Bangkok Thailand – Democracy Monument

The Democracy Monument celebrates the coup in June 1932, which abolished the absolute monarchy and created a constitutional monarchy. King Prajadhip, known as Rama VII, reigned in the country. A group of young intellectuals studying abroad had a bloodless coup and demanded a constitution. This change meant the first reduction of the powers of the monarchy over 800 years.

Since then, the constitution has undergone many revisions, but the framework and central items of the first constitution are the backbone of the current incarnation. The 1932 Constitution created a two-chamber law-making body called the Parliament. The lower house was chosen by referendum, while the upper house was appointed by the king and his cabinet. It is not surprising that this and other aspects of the constitution reflect Western ideas, as many supporters of the coup learned in the West. But as long as the initial constitution strives for democracy, it takes a long time to gain democracy.

The democratic ideals of coups fell increasingly along the way. King Prajadhip was exiled after the coup, and finally stopped the throne, not accepting what became a military dictatorship. When Prajadhipok King resigned, he issued this statement about the deadlock between himself and the new government:

"I am ready to turn the powers I had previously exercised over the whole people, but I don't want to translate them into individual or

The government appointed Prince Ananda Mahidol as king, which was obviously aimed at eroding the power of the monarchy. He left Thailand with an absent ruler In 15 years, Thailand regains a functional king. , attention expanding left some fundamental ideal. In particular, one of the new leaders supported a single-party system. When the first power struggle came to an end, the coup managed to change an absolute government. Luckily, time has passed through various reforms, such as education, but has led to a long slow rise to democracy.

The Democracy Monument ironically celebrates the coup that quickly led to a military dictatorship. The incorrectly named monument was built in 1939 in a dramatic Art Deco style, flourishing in Thai style, like the fountains of the mitotic Naga snake in Garuda, the semi-semi-bird deity. The Plaek Phibulsonggram, the military ruler of the new system, known as Phibun, commissioned the work. Designed to be a new western center of Bangkok. The Democracy Monument would stand on the head of Ratchadamnoen Klang Road, just like the Paris Arc de Triomphe on the Champs-Elysees head. We can see the parallels, and the positive heritage that Phibun's time can legitimately demand is one of its modernization plans. But giving the name "Democracy" to a memorial commemorating a coup in a military dictatorship was obvious propaganda.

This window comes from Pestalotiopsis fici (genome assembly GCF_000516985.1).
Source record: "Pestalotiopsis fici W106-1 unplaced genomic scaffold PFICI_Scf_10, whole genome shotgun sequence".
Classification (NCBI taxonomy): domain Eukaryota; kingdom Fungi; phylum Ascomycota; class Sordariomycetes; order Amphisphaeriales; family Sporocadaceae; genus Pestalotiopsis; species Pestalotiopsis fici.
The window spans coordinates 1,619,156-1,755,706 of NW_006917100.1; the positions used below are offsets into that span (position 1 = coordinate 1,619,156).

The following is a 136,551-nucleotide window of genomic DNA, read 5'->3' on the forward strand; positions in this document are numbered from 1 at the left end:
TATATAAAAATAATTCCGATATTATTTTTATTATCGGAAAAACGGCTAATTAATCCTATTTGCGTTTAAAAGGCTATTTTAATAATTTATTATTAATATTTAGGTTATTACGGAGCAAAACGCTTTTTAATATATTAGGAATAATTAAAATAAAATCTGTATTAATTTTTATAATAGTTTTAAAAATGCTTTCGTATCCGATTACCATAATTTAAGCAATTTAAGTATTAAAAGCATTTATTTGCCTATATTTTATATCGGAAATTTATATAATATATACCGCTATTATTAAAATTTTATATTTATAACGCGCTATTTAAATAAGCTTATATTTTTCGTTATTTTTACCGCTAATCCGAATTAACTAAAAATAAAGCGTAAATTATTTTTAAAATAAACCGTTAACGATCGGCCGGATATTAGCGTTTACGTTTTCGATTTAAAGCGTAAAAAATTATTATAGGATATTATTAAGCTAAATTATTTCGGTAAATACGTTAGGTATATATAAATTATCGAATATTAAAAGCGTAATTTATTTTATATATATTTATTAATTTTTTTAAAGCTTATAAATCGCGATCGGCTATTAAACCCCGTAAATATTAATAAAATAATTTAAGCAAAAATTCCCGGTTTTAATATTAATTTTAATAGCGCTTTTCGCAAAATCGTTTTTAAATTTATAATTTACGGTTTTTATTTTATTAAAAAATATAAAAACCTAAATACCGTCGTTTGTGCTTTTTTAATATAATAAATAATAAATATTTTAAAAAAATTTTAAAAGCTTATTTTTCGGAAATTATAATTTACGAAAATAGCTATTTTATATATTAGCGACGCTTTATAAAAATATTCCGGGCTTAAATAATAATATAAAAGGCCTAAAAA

The construction of the monument at that time was very unpopular. The military dictatorship was very nationalistic and very anti-Chinese. This part of the city contained a number of shops that were mostly Chinese owned. They were only evicted 60 days in advance. The expansion of Ratchadamnoen Klang Road has cut 200 shade trees, not a small crowd in the city like Bangkok, especially in the days before air conditioning.

Mew Aphaiwong, a brother of a senior official, designed the monument symbolically. The centerpiece is a round tower with a gold bowl that features a carved representation of the 1932 constitution. The four towers represent the four military branches of Thailand, which executed the coup. As the coup occurred on June 24th, all towers are 24 meters high. The central tower is three meters tall, which is June, the third month of the Buddhist calendar. The six principles of the Phibun rule, independence, inner peace, equality, freedom, economy and education represent the six gates of the tower.

The statues at the bottom of each tower were made by an Italian sculptor named Corrado Feroci. He was a Thai citizen named Silpa Bhirasi of Thailand. The sculptures are another piece of propaganda and are largely inaccurate. They count the different scenes of the coup and portray the ideas of the rule in a very biased manner.

The history behind the monument is seriously ignored by Thais, as it gives a new meaning to today. For example, the last celebration of King Bhumibol's 80th birthday was held here. Keeping an event in honor of the king can be considered very slow, as the monument commemorates a coup that gained power from the monarchy and left the predecessor of one king. Since then, the monarchy has been balanced with the elected government, and the power struggles of the Phibun regime are in the forgotten past. Today, everyone is focusing on the future of Thailand.

Source by Georgi Dagnall

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